functions than I ever found need of using. It is easy to set up
preferences for logbook entries, and tracking ascent/descent information.
One of the nicer features of the Vector is Barometric Trend
Indicator, a box in the upper left of every screen. It is 2 lines that
form an arrow, each line representing a 3-hour period. With a quick
glance it is easy to see what the barometric trend has been over the
last six hours.
The Vector also has a digital compass complete with a bubble in the
upper right portion of the face to level it. With the push of a button
you can take quick compass readings from any screen and lock in on the
reading for use with a map. The compass has automatic compensation for
declination. The compass is able to take readings within plus or minus 3 degrees.
Sounds pretty good, but over a distance of miles being 3 degrees off,
especially in cases when you can't take many reference points, can be
disastrous. Call me old fashioned, but I still prefer to use the old
school magnetic compass.
The Vector sports alarm functions for a daily alarm and an altitude
alarm. I found that even in the backcountry it was easy for me to
sleep through the alarm unless I had it right by my head, as the
volume on the alarm isn't very loud.
Overall the Vector was the most well liked altimeter watch that we
tested. The ease of use, large print on the screens and loads of
options make it the frontrunner in the review. At $199 it is also
the most expensive watch in the review. Suunto also offers the Altimax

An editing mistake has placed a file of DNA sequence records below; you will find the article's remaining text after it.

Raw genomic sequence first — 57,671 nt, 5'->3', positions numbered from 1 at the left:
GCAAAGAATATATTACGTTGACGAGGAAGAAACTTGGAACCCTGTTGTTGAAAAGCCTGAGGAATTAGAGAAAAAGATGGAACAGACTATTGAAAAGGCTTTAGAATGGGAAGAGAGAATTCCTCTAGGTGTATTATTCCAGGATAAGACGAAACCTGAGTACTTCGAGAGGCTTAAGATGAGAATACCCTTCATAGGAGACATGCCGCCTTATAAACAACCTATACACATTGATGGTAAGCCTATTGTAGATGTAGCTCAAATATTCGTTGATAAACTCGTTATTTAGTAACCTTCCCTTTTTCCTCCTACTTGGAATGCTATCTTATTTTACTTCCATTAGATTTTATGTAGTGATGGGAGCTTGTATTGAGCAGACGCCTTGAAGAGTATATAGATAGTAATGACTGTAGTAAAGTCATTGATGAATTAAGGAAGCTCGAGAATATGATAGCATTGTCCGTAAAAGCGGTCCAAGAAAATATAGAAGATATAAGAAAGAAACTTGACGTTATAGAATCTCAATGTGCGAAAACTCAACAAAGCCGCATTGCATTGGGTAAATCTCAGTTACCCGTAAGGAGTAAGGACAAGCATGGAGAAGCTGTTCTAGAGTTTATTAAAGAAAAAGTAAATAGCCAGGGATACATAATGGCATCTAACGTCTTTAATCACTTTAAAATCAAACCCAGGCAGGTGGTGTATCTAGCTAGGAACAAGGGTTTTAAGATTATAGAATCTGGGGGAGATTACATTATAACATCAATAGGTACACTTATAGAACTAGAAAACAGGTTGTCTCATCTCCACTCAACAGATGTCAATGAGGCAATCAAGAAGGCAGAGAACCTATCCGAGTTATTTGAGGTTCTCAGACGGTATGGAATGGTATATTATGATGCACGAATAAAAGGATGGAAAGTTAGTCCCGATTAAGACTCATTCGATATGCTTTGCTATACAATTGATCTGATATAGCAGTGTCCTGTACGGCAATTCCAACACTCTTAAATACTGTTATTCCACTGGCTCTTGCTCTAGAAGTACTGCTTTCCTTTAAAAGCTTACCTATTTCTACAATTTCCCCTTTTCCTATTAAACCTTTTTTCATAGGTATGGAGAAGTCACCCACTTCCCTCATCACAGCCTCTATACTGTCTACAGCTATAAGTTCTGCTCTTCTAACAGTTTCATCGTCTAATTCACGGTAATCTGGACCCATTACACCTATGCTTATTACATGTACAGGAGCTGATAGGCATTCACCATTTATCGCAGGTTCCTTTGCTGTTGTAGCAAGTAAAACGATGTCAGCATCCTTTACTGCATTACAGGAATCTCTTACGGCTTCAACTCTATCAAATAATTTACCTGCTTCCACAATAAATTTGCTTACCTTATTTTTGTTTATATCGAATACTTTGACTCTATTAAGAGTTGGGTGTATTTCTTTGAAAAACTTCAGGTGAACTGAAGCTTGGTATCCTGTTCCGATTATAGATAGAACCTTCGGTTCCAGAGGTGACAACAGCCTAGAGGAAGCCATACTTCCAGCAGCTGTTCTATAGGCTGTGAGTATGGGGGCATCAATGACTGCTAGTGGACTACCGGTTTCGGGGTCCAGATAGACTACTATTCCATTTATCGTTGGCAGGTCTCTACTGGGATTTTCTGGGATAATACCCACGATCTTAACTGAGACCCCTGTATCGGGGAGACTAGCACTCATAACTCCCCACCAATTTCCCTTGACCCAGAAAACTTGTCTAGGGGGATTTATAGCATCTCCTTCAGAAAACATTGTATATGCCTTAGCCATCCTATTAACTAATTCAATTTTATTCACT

for $160, which is basically the Vector without the compass.
Suunto USA can be contacted at 800-543-9124 or on the internet at
Avocet Vertech II Alpin
Avocet was one of the pioneers in the altimeter watches. They first
version of the Vertech Alpin was more accurate than the competition,
being designed first as an altimeter then a watch. However, there were
concerns with Vertech as well and it became unavailable for a few years
while Avocet made enhancements to it. This year marks the return of Avocet
to the altimeter market with the Vertech II Alpin.
The new Vertech II is smaller and lighter than the original (listed at
1.3 oz). The watch has a streamlined profile and the large Function and
Options buttons make it easy to operate, even with gloves on. Calibrating
the altitude is easy, as long as you know your current altitude. The
Vertech II is one of the more accurate altimeter watches on the market,
displaying altitude in 5 feet increments. Avocet advertises that the
altimeter has aircraft precision accuracy. One of the nicer features